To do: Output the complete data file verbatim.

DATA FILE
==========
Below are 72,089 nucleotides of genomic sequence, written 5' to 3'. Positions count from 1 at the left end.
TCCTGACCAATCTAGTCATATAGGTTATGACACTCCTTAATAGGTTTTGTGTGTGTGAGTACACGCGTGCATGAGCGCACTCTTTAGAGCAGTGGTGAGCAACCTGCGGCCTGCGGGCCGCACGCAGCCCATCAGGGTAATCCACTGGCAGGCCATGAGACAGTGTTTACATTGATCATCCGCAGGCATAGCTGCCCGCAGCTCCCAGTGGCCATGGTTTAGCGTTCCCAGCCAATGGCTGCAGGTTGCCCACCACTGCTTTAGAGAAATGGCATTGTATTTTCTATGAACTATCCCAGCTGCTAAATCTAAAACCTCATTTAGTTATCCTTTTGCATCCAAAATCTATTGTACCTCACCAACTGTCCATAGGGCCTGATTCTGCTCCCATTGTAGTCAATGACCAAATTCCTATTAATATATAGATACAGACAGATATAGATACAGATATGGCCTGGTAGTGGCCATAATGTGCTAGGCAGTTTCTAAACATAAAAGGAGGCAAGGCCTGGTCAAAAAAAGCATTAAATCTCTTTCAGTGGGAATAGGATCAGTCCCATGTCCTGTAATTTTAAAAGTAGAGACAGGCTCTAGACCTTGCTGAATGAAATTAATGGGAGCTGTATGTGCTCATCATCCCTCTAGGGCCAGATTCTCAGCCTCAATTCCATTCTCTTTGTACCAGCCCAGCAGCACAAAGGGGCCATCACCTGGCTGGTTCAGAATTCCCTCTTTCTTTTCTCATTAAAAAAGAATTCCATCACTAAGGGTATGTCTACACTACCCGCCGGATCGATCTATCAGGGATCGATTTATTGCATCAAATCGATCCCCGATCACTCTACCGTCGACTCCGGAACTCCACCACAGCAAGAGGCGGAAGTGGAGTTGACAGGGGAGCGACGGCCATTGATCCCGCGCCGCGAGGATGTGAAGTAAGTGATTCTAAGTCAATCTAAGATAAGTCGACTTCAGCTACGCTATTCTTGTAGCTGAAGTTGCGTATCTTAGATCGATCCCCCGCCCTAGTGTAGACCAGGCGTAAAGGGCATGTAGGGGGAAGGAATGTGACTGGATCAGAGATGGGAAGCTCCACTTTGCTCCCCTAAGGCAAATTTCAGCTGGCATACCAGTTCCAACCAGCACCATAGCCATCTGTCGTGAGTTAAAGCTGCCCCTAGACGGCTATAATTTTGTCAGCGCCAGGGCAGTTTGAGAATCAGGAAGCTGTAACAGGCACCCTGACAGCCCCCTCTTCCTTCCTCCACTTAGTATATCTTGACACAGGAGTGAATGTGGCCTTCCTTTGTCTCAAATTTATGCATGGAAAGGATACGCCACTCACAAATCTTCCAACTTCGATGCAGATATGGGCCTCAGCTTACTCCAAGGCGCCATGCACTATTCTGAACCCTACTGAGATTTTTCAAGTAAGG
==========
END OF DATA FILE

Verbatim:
Below are 72,089 nucleotides of genomic sequence, written 5' to 3'. Positions count from 1 at the left end.
TCCTGACCAATCTAGTCATATAGGTTATGACACTCCTTAATAGGTTTTGTGTGTGTGAGTACACGCGTGCATGAGCGCACTCTTTAGAGCAGTGGTGAGCAACCTGCGGCCTGCGGGCCGCACGCAGCCCATCAGGGTAATCCACTGGCAGGCCATGAGACAGTGTTTACATTGATCATCCGCAGGCATAGCTGCCCGCAGCTCCCAGTGGCCATGGTTTAGCGTTCCCAGCCAATGGCTGCAGGTTGCCCACCACTGCTTTAGAGAAATGGCATTGTATTTTCTATGAACTATCCCAGCTGCTAAATCTAAAACCTCATTTAGTTATCCTTTTGCATCCAAAATCTATTGTACCTCACCAACTGTCCATAGGGCCTGATTCTGCTCCCATTGTAGTCAATGACCAAATTCCTATTAATATATAGATACAGACAGATATAGATACAGATATGGCCTGGTAGTGGCCATAATGTGCTAGGCAGTTTCTAAACATAAAAGGAGGCAAGGCCTGGTCAAAAAAAGCATTAAATCTCTTTCAGTGGGAATAGGATCAGTCCCATGTCCTGTAATTTTAAAAGTAGAGACAGGCTCTAGACCTTGCTGAATGAAATTAATGGGAGCTGTATGTGCTCATCATCCCTCTAGGGCCAGATTCTCAGCCTCAATTCCATTCTCTTTGTACCAGCCCAGCAGCACAAAGGGGCCATCACCTGGCTGGTTCAGAATTCCCTCTTTCTTTTCTCATTAAAAAAGAATTCCATCACTAAGGGTATGTCTACACTACCCGCCGGATCGATCTATCAGGGATCGATTTATTGCATCAAATCGATCCCCGATCACTCTACCGTCGACTCCGGAACTCCACCACAGCAAGAGGCGGAAGTGGAGTTGACAGGGGAGCGACGGCCATTGATCCCGCGCCGCGAGGATGTGAAGTAAGTGATTCTAAGTCAATCTAAGATAAGTCGACTTCAGCTACGCTATTCTTGTAGCTGAAGTTGCGTATCTTAGATCGATCCCCCGCCCTAGTGTAGACCAGGCGTAAAGGGCATGTAGGGGGAAGGAATGTGACTGGATCAGAGATGGGAAGCTCCACTTTGCTCCCCTAAGGCAAATTTCAGCTGGCATACCAGTTCCAACCAGCACCATAGCCATCTGTCGTGAGTTAAAGCTGCCCCTAGACGGCTATAATTTTGTCAGCGCCAGGGCAGTTTGAGAATCAGGAAGCTGTAACAGGCACCCTGACAGCCCCCTCTTCCTTCCTCCACTTAGTATATCTTGACACAGGAGTGAATGTGGCCTTCCTTTGTCTCAAATTTATGCATGGAAAGGATACGCCACTCACAAATCTTCCAACTTCGATGCAGATATGGGCCTCAGCTTACTCCAAGGCGCCATGCACTATTCTGAACCCTACTGAGATTTTTCAAGTAAGG